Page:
but has very fine , coloured detailed lines, would they be coach painted it would be fascinating to see you try and restore it on the cheap and try all those techniques mentioned. failing those a complete shot blast re chrome repaint cause it deserves it! .i would like to know where you can get transfers like that duplicated and ok to laquer over .
the head tube badge is amazing and actually has 'southampton' written on it !


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PostPosted: Sun Nov 03, 2013 5:54 pm 
Retro Guru
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Joined: Mon Sep 24, 2012 9:10 pm
Posts: 668
Quote:
I'm not sure what the feeling is towards preserving original paint here ...


This is one of those things where diametrically opposed viewpoints are never going to understand eachother, so here goes nothing:


Some have an appreciation for the faded, the weathered, the dull, and the obscure, which, in the context of old bikes, need not include active corrosion, lack of lubrication, or pitted, badly adjusted bearings. If you want to live in a soap-powder commercial, that's up to you.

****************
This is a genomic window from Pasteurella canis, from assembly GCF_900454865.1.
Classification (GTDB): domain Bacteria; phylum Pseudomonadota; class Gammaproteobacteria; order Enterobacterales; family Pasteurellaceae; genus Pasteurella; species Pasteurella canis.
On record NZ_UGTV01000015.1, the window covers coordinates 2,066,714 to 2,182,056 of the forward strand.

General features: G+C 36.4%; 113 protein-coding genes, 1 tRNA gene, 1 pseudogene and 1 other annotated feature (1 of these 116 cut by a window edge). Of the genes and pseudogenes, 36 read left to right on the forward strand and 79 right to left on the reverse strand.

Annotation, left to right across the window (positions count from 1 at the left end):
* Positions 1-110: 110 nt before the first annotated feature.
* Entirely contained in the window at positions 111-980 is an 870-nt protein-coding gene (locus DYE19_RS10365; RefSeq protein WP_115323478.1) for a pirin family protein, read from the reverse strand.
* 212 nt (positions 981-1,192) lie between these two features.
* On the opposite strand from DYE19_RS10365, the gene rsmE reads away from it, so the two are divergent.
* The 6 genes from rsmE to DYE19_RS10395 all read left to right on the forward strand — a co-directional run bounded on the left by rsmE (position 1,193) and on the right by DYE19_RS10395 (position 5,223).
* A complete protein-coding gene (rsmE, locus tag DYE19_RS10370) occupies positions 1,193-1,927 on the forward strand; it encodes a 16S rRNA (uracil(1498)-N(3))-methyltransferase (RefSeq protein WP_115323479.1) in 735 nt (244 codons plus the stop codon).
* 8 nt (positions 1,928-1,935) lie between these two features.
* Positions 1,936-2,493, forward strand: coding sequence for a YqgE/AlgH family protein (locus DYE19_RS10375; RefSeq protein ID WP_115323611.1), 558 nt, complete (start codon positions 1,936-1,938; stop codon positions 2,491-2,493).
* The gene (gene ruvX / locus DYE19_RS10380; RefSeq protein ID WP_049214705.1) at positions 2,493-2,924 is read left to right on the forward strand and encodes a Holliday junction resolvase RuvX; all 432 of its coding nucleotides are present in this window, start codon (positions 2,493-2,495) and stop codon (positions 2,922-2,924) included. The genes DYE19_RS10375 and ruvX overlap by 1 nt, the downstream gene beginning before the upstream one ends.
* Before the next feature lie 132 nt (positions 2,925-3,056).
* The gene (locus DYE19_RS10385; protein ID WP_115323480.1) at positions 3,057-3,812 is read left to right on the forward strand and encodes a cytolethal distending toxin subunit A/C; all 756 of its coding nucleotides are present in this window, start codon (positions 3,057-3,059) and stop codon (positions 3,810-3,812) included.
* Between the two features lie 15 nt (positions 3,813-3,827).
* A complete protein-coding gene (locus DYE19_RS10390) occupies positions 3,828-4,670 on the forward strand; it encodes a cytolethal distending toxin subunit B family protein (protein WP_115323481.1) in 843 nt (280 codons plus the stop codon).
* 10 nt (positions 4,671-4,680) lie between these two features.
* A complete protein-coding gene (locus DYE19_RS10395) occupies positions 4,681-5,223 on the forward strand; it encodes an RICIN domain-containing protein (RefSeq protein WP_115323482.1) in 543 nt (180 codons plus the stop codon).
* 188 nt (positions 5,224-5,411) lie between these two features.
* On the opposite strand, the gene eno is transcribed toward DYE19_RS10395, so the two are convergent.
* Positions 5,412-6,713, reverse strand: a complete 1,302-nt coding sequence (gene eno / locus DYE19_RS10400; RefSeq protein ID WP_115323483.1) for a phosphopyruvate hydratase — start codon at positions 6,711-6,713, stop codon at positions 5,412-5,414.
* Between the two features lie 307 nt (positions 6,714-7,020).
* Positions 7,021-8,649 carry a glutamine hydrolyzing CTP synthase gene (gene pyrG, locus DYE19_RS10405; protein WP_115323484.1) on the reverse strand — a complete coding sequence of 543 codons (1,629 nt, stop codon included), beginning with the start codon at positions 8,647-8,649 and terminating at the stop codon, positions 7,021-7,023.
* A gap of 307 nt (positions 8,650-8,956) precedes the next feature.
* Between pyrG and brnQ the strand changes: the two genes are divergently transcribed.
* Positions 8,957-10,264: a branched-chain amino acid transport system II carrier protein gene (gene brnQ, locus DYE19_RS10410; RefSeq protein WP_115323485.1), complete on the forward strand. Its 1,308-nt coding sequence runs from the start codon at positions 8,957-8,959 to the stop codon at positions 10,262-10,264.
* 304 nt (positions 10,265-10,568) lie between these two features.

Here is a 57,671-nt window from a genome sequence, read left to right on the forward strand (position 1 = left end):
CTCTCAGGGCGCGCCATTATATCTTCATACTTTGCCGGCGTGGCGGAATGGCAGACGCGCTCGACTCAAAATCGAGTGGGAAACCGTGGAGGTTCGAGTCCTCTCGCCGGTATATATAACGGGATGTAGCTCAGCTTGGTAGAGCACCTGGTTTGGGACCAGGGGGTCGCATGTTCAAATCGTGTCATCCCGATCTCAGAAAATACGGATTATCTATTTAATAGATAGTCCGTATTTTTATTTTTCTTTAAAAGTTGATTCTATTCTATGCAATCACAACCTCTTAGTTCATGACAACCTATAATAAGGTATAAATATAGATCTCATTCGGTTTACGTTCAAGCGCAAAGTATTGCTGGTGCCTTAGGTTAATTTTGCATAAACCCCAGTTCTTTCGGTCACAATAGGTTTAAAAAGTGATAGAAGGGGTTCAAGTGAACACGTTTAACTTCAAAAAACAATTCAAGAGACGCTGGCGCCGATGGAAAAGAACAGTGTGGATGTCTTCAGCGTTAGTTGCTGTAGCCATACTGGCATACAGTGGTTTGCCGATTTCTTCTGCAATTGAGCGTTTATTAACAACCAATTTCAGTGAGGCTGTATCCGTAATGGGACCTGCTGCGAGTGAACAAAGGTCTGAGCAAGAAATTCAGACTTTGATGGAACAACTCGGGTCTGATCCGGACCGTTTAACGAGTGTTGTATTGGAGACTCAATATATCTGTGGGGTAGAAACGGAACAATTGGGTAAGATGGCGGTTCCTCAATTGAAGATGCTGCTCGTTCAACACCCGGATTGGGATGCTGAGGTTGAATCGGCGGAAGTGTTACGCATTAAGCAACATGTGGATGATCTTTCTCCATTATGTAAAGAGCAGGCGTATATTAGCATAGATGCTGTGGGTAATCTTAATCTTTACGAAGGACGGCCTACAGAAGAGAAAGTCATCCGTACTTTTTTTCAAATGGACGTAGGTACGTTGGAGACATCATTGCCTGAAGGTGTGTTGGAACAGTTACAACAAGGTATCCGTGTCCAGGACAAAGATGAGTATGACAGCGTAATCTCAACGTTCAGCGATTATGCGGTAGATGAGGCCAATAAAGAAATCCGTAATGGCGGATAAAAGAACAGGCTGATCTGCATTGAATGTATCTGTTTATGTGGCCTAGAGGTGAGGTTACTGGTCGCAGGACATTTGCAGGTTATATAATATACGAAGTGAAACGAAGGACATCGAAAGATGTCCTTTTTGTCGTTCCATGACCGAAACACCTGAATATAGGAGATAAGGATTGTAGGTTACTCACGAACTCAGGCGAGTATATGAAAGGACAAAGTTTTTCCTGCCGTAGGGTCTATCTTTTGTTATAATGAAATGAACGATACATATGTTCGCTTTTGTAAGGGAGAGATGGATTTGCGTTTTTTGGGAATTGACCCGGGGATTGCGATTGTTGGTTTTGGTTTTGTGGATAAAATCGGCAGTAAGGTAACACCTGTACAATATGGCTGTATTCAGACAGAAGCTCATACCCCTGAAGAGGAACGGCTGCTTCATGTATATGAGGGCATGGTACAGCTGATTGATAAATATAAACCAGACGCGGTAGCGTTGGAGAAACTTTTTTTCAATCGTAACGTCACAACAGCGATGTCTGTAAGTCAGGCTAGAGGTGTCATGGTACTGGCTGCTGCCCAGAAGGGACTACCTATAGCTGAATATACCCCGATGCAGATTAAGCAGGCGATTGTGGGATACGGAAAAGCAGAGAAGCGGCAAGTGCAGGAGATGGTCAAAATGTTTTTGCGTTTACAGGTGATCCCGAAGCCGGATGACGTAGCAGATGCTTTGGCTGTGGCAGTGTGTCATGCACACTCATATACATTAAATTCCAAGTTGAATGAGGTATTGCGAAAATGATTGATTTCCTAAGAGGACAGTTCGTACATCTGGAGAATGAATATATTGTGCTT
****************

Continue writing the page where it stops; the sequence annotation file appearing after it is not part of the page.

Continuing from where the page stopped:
I don't think it's 'cheap'. There may be times when blasting, rechroming and respraying is appropriate, but if you went to a pro refinisher and asked them to preserve the original finish, just touching it up where necessary and getting rid of rust, assuming they didn't just laugh at you, they would probably charge you more, not less, because they are not geared up to do that. It takes too much time, and too much love, the expenditure of which is inconsistent with running a profitable business.